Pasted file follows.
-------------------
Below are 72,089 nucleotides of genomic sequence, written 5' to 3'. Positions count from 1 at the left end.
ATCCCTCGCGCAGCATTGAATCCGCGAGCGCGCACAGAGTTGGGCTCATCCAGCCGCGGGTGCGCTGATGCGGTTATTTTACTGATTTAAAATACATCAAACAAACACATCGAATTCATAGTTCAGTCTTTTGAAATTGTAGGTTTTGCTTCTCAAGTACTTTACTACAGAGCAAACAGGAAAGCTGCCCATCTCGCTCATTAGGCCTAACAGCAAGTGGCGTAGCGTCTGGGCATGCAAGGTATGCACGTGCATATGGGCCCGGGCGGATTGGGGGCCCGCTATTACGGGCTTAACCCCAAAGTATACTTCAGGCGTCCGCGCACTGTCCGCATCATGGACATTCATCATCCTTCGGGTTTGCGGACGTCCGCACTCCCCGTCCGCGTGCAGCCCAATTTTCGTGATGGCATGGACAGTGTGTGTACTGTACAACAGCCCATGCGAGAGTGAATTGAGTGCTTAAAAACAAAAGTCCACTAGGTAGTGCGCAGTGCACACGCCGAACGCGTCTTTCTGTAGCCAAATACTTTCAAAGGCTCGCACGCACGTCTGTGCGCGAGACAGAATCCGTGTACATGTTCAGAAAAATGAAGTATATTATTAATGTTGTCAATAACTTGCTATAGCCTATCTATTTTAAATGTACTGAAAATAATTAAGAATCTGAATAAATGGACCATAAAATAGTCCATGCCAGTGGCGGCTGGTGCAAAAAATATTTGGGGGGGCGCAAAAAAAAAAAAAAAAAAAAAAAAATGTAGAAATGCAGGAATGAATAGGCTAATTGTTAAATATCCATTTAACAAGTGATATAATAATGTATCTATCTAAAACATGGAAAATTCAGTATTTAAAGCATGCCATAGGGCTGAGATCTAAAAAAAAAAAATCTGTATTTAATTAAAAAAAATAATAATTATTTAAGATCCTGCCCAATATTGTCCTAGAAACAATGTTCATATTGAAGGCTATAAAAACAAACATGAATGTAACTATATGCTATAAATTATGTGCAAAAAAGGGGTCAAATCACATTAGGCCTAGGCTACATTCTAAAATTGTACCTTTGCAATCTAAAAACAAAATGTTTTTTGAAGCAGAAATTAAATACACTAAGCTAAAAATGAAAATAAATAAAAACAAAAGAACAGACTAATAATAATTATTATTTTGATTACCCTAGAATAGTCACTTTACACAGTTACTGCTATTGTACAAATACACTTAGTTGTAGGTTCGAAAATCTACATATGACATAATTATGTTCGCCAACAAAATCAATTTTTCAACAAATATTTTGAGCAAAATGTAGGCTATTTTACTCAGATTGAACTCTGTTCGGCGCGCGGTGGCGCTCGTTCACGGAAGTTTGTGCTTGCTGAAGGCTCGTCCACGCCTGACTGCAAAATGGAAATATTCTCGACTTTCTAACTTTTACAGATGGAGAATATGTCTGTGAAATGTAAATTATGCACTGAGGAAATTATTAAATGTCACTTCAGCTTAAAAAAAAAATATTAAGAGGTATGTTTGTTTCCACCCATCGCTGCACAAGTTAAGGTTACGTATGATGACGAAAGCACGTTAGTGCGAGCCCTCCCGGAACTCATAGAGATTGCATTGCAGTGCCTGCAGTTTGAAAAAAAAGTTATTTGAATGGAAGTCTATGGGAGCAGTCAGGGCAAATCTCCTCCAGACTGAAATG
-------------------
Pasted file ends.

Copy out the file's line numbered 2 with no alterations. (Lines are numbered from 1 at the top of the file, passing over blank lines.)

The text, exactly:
ATCCCTCGCGCAGCATTGAATCCGCGAGCGCGCACAGAGTTGGGCTCATCCAGCCGCGGGTGCGCTGATGCGGTTATTTTACTGATTTAAAATACATCAAACAAACACATCGAATTCATAGTTCAGTCTTTTGAAATTGTAGGTTTTGCTTCTCAAGTACTTTACTACAGAGCAAACAGGAAAGCTGCCCATCTCGCTCATTAGGCCTAACAGCAAGTGGCGTAGCGTCTGGGCATGCAAGGTATGCACGTGCATATGGGCCCGGGCGGATTGGGGGCCCGCTATTACGGGCTTAACCCCAAAGTATACTTCAGGCGTCCGCGCACTGTCCGCATCATGGACATTCATCATCCTTCGGGTTTGCGGACGTCCGCACTCCCCGTCCGCGTGCAGCCCAATTTTCGTGATGGCATGGACAGTGTGTGTACTGTACAACAGCCCATGCGAGAGTGAATTGAGTGCTTAAAAACAAAAGTCCACTAGGTAGTGCGCAGTGCACACGCCGAACGCGTCTTTCTGTAGCCAAATACTTTCAAAGGCTCGCACGCACGTCTGTGCGCGAGACAGAATCCGTGTACATGTTCAGAAAAATGAAGTATATTATTAATGTTGTCAATAACTTGCTATAGCCTATCTATTTTAAATGTACTGAAAATAATTAAGAATCTGAATAAATGGACCATAAAATAGTCCATGCCAGTGGCGGCTGGTGCAAAAAATATTTGGGGGGGCGCAAAAAAAAAAAAAAAAAAAAAAAAATGTAGAAATGCAGGAATGAATAGGCTAATTGTTAAATATCCATTTAACAAGTGATATAATAATGTATCTATCTAAAACATGGAAAATTCAGTATTTAAAGCATGCCATAGGGCTGAGATCTAAAAAAAAAAAATCTGTATTTAATTAAAAAAAATAATAATTATTTAAGATCCTGCCCAATATTGTCCTAGAAACAATGTTCATATTGAAGGCTATAAAAACAAACATGAATGTAACTATATGCTATAAATTATGTGCAAAAAAGGGGTCAAATCACATTAGGCCTAGGCTACATTCTAAAATTGTACCTTTGCAATCTAAAAACAAAATGTTTTTTGAAGCAGAAATTAAATACACTAAGCTAAAAATGAAAATAAATAAAAACAAAAGAACAGACTAATAATAATTATTATTTTGATTACCCTAGAATAGTCACTTTACACAGTTACTGCTATTGTACAAATACACTTAGTTGTAGGTTCGAAAATCTACATATGACATAATTATGTTCGCCAACAAAATCAATTTTTCAACAAATATTTTGAGCAAAATGTAGGCTATTTTACTCAGATTGAACTCTGTTCGGCGCGCGGTGGCGCTCGTTCACGGAAGTTTGTGCTTGCTGAAGGCTCGTCCACGCCTGACTGCAAAATGGAAATATTCTCGACTTTCTAACTTTTACAGATGGAGAATATGTCTGTGAAATGTAAATTATGCACTGAGGAAATTATTAAATGTCACTTCAGCTTAAAAAAAAAATATTAAGAGGTATGTTTGTTTCCACCCATCGCTGCACAAGTTAAGGTTACGTATGATGACGAAAGCACGTTAGTGCGAGCCCTCCCGGAACTCATAGAGATTGCATTGCAGTGCCTGCAGTTTGAAAAAAAAGTTATTTGAATGGAAGTCTATGGGAGCAGTCAGGGCAAATCTCCTCCAGACTGAAATG